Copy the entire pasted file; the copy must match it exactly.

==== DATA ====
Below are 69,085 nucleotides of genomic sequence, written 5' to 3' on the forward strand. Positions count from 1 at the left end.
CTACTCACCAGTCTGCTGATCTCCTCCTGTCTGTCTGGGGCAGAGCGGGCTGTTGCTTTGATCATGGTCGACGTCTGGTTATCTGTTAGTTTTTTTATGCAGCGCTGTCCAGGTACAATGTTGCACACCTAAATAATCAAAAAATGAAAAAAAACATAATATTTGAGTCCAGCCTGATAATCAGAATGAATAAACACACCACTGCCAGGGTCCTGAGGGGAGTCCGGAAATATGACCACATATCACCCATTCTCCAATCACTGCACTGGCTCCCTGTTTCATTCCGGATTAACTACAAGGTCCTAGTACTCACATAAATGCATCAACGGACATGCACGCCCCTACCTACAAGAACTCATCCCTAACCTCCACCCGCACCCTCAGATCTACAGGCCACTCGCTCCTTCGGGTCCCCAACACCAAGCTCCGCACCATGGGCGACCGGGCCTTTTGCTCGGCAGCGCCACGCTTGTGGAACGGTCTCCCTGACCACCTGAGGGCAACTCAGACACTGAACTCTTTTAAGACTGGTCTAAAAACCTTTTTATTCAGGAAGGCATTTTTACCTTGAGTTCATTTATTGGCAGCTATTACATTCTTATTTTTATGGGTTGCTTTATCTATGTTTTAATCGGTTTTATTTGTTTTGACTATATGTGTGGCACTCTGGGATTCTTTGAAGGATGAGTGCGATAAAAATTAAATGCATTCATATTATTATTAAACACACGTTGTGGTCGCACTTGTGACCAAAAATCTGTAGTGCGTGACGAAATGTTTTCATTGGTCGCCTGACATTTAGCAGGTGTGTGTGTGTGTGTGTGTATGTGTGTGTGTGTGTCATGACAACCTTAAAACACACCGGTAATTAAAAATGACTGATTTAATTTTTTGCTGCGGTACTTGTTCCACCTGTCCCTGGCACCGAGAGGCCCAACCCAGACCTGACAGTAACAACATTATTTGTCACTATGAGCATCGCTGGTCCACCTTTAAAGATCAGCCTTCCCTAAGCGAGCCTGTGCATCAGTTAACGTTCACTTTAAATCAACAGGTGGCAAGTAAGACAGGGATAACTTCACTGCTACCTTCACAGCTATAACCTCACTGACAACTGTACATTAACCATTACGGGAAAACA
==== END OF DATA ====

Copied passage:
Below are 69,085 nucleotides of genomic sequence, written 5' to 3' on the forward strand. Positions count from 1 at the left end.
CTACTCACCAGTCTGCTGATCTCCTCCTGTCTGTCTGGGGCAGAGCGGGCTGTTGCTTTGATCATGGTCGACGTCTGGTTATCTGTTAGTTTTTTTATGCAGCGCTGTCCAGGTACAATGTTGCACACCTAAATAATCAAAAAATGAAAAAAAACATAATATTTGAGTCCAGCCTGATAATCAGAATGAATAAACACACCACTGCCAGGGTCCTGAGGGGAGTCCGGAAATATGACCACATATCACCCATTCTCCAATCACTGCACTGGCTCCCTGTTTCATTCCGGATTAACTACAAGGTCCTAGTACTCACATAAATGCATCAACGGACATGCACGCCCCTACCTACAAGAACTCATCCCTAACCTCCACCCGCACCCTCAGATCTACAGGCCACTCGCTCCTTCGGGTCCCCAACACCAAGCTCCGCACCATGGGCGACCGGGCCTTTTGCTCGGCAGCGCCACGCTTGTGGAACGGTCTCCCTGACCACCTGAGGGCAACTCAGACACTGAACTCTTTTAAGACTGGTCTAAAAACCTTTTTATTCAGGAAGGCATTTTTACCTTGAGTTCATTTATTGGCAGCTATTACATTCTTATTTTTATGGGTTGCTTTATCTATGTTTTAATCGGTTTTATTTGTTTTGACTATATGTGTGGCACTCTGGGATTCTTTGAAGGATGAGTGCGATAAAAATTAAATGCATTCATATTATTATTAAACACACGTTGTGGTCGCACTTGTGACCAAAAATCTGTAGTGCGTGACGAAATGTTTTCATTGGTCGCCTGACATTTAGCAGGTGTGTGTGTGTGTGTGTGTATGTGTGTGTGTGTGTCATGACAACCTTAAAACACACCGGTAATTAAAAATGACTGATTTAATTTTTTGCTGCGGTACTTGTTCCACCTGTCCCTGGCACCGAGAGGCCCAACCCAGACCTGACAGTAACAACATTATTTGTCACTATGAGCATCGCTGGTCCACCTTTAAAGATCAGCCTTCCCTAAGCGAGCCTGTGCATCAGTTAACGTTCACTTTAAATCAACAGGTGGCAAGTAAGACAGGGATAACTTCACTGCTACCTTCACAGCTATAACCTCACTGACAACTGTACATTAACCATTACGGGAAAACA